I'll tell you about a friend of mine. His flip-flops and jeans have been traded in for slacks and button-downs, there is a ring on his finger and a giggling, laughing one-year-old boy perched at the crook of his arm. He pays his taxes, he calculates his family's weekly spending; he has worked nights in call centers before clawing his way up the corporate ladder. He believes, very firmly, in the rule of law, and the birth of his son made him even more determined to create as stable an environment as possible. And yet, he says, while a small hand curled around his sleeve, that he is slowly believing that the way out is the way of the street. He cannot stomach knowing that the taxes the government bleeds from his paycheck, money that can be spent on bringing up his small boy, is being tossed into the pockets of the undeserving.

Yeats once wrote of what he thought was the inevitable end of humanity, when "the best lack all conviction, and the worst are full of passionate intensity."

I am not very certain where all this is going. All I know is that so much has gone wrong, and has gone on long enough.

Saturday, March 1


There will come a time, really, that change will happen... that positions will switch - one will assume the task of the other, and vice-versa. For Alice and me, it started when we started working abroad... the change didn't actually happen overnight, it in fact actually evolved, and before we knew it we had switched tasks. First of it is when I started doing the cooking. I don't know, but maybe because of my hidden passion for cooking - and eating - I actually initiated doing the cooking everyday at night, after coming from work, and during weekends when we just stayed in the flat. I am not complaining or anything, in fact, I really relished it whenever I come up with a good recipe and Alice gives me the compliment. Cooking for Alice is a joy for me, and hopefully, when the kids arrive, I could cook for them also.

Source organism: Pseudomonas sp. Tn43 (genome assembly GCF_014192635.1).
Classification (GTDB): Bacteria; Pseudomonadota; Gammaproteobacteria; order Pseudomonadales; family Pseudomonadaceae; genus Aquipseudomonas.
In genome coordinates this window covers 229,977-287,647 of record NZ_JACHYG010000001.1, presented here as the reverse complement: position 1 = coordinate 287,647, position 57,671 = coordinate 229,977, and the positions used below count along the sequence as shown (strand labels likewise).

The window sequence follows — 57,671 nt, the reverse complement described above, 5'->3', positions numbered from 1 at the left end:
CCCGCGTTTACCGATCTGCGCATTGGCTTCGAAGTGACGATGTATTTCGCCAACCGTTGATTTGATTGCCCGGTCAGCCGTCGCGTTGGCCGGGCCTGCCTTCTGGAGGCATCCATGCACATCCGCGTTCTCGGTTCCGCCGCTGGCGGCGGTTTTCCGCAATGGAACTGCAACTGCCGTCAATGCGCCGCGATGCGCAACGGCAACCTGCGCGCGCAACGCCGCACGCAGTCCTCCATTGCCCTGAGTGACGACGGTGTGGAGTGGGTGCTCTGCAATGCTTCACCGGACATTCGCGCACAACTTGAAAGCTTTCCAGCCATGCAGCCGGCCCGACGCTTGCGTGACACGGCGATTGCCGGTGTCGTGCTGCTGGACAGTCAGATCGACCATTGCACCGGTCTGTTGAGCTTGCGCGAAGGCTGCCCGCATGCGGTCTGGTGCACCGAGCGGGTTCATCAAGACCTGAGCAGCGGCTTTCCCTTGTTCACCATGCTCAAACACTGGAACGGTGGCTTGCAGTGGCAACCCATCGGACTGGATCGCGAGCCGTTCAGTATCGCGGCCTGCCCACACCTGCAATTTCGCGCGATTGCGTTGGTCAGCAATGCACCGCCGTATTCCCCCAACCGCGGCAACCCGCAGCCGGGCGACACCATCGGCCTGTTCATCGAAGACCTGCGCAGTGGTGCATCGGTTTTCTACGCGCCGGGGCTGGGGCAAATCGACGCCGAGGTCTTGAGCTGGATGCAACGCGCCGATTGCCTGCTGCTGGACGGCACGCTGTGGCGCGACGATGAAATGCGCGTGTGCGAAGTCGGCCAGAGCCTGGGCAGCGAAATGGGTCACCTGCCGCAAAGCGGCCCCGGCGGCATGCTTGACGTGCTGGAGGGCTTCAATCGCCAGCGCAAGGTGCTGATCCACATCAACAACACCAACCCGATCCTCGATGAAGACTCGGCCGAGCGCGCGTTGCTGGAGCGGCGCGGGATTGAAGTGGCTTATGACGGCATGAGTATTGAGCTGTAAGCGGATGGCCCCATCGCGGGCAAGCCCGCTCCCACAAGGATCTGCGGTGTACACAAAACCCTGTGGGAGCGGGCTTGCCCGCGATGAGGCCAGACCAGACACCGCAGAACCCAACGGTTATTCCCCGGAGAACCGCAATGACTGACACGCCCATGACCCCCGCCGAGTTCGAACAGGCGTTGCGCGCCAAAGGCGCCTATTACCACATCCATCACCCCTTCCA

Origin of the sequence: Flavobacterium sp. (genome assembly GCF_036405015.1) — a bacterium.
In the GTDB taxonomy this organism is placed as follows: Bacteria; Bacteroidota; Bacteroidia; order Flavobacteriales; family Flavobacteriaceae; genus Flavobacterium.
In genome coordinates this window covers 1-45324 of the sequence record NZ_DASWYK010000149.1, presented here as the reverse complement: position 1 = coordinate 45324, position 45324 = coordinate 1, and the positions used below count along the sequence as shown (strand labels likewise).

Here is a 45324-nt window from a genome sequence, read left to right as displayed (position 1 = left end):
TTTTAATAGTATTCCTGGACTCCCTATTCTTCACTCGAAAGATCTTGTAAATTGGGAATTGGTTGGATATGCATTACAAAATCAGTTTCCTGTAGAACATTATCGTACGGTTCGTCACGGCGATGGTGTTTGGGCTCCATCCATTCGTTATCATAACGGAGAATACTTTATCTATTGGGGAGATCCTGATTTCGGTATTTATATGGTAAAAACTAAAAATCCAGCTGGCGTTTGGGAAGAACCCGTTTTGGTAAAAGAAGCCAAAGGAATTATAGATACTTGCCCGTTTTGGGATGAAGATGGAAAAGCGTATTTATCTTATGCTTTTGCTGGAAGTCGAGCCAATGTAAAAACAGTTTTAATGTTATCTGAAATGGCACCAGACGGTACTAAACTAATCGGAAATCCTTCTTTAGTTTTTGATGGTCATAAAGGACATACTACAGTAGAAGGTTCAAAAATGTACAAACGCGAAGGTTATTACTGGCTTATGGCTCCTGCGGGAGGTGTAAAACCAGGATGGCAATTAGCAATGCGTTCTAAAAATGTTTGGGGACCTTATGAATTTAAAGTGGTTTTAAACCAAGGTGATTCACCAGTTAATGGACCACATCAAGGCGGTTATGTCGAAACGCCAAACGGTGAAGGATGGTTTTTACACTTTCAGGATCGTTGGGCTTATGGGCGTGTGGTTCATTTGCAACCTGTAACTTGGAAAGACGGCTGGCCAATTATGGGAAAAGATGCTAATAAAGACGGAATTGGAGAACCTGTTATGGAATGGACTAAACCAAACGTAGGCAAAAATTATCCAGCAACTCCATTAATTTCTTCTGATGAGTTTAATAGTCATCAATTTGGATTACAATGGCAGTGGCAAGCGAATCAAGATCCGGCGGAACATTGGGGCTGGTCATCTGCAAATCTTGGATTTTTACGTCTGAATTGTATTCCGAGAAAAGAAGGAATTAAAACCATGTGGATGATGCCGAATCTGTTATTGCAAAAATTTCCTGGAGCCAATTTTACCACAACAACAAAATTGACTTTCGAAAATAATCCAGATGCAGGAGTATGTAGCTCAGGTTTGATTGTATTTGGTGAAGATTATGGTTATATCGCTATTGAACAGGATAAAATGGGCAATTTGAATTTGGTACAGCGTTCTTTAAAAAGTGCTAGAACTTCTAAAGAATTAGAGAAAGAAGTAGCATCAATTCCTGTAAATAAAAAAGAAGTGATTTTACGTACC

And so I cook. But I always leave the cleaning to Alice. Sometimes when I'm in the mood I'll clean before we eat, but normally I just leave everything in the kitchen and Alice knows that it's her job to clean everything when we're done eating. And it stayed that way. I cook, Alice cleans the dishes afterwards. It was the first switch in house chores that happened to us here.

Then, washing and ironing happened. Of course, back in the Philippines we don't do these things. We don't want to be pre-occupied with these little things since the bulk of work in the Philippines is just too much (if you know what I mean) for the family to survive, and thus we have our own housemates that do them for us. When we start working abroad, things naturally changed. We have to do our own washing and ironing. It started with Alice doing the washing of clothes and me ironing them. And then after sometimes, we just found out things had switched - I'm doing the washing and she the ironing. Thus another switch happened.

Right now, I'm waiting for Alice.

Two weeks before, I waited for her for two days if I remember right in the office because she has to attend to some important meetings. I remembered the times in the Philippines when she had to pass hours surfing the Web, waiting for my meeting/s to finish so that we can go home. Last week, Alice had been out of town the whole week attending to some important work, which left me alone in the flat for five days. It reminded me again of those times in the Philippines when I would attend a seminar or conference for a few days, and she calls me once in a while asking how I'm doing and telling me she's fine at home with the kids. In those five days I normally would call her and ask how she's doing and tell her in the process I'm already back in the flat after work and missing her. Then today after going back from work, her boss called her again to attend another important meeting with the Undersecretary regarding one of her works. And again I was left in the flat waiting.

Don't get me wrong, I'm not complaining or anything. In fact, I'm proud of my wife. I actually thought what happening to her as a career woman shoud have happened to her way before, knowing her work values and her talents. It's a good thing this is happening to her now, and much more, in the international scene. I always thought she can do more, and go places, and make things happen. And the way it is now, she proved that I'm right.

Anyways, going back to what I'm saying - change happens. Before it was Alice waiting for me, and it was me spending extra hours doing extra work and building my career. And doing so, I could say that I'd been successful. All those times, Alice waited in the background, supporting me and egging me on. This time, it's her turn to be successful. And I know exactly what I will do.